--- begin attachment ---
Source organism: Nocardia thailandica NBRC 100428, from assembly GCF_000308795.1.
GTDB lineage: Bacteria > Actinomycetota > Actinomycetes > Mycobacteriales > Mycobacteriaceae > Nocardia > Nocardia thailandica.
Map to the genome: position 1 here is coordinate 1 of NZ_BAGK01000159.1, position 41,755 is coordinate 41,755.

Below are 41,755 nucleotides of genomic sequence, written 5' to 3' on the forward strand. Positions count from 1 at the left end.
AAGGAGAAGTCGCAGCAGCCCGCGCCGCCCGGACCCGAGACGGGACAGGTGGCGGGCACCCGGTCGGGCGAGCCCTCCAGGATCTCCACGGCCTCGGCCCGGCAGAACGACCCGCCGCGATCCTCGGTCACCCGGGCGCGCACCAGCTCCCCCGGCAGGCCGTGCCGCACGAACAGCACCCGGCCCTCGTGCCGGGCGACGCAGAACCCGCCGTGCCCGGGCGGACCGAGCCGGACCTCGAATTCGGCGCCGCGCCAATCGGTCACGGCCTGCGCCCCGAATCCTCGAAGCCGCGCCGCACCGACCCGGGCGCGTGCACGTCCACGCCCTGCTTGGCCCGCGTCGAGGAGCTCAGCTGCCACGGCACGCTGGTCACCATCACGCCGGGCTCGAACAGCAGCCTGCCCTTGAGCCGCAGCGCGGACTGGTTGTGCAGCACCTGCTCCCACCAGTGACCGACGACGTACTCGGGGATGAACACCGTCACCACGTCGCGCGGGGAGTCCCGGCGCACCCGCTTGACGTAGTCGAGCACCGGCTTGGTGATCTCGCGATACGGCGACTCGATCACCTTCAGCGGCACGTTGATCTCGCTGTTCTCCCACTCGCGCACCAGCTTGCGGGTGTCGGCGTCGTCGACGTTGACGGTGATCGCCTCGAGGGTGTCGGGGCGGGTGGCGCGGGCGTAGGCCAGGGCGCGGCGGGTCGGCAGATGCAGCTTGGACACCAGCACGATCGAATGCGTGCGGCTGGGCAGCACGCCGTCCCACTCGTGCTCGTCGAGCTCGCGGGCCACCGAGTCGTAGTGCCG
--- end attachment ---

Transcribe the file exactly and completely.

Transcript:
Source organism: Nocardia thailandica NBRC 100428, from assembly GCF_000308795.1.
GTDB lineage: Bacteria > Actinomycetota > Actinomycetes > Mycobacteriales > Mycobacteriaceae > Nocardia > Nocardia thailandica.
Map to the genome: position 1 here is coordinate 1 of NZ_BAGK01000159.1, position 41,755 is coordinate 41,755.

Below are 41,755 nucleotides of genomic sequence, written 5' to 3' on the forward strand. Positions count from 1 at the left end.
AAGGAGAAGTCGCAGCAGCCCGCGCCGCCCGGACCCGAGACGGGACAGGTGGCGGGCACCCGGTCGGGCGAGCCCTCCAGGATCTCCACGGCCTCGGCCCGGCAGAACGACCCGCCGCGATCCTCGGTCACCCGGGCGCGCACCAGCTCCCCCGGCAGGCCGTGCCGCACGAACAGCACCCGGCCCTCGTGCCGGGCGACGCAGAACCCGCCGTGCCCGGGCGGACCGAGCCGGACCTCGAATTCGGCGCCGCGCCAATCGGTCACGGCCTGCGCCCCGAATCCTCGAAGCCGCGCCGCACCGACCCGGGCGCGTGCACGTCCACGCCCTGCTTGGCCCGCGTCGAGGAGCTCAGCTGCCACGGCACGCTGGTCACCATCACGCCGGGCTCGAACAGCAGCCTGCCCTTGAGCCGCAGCGCGGACTGGTTGTGCAGCACCTGCTCCCACCAGTGACCGACGACGTACTCGGGGATGAACACCGTCACCACGTCGCGCGGGGAGTCCCGGCGCACCCGCTTGACGTAGTCGAGCACCGGCTTGGTGATCTCGCGATACGGCGACTCGATCACCTTCAGCGGCACGTTGATCTCGCTGTTCTCCCACTCGCGCACCAGCTTGCGGGTGTCGGCGTCGTCGACGTTGACGGTGATCGCCTCGAGGGTGTCGGGGCGGGTGGCGCGGGCGTAGGCCAGGGCGCGGCGGGTCGGCAGATGCAGCTTGGACACCAGCACGATCGAATGCGTGCGGCTGGGCAGCACGCCGTCCCACTCGTGCTCGTCGAGCTCGCGGGCCACCGAGTCGTAGTGCCG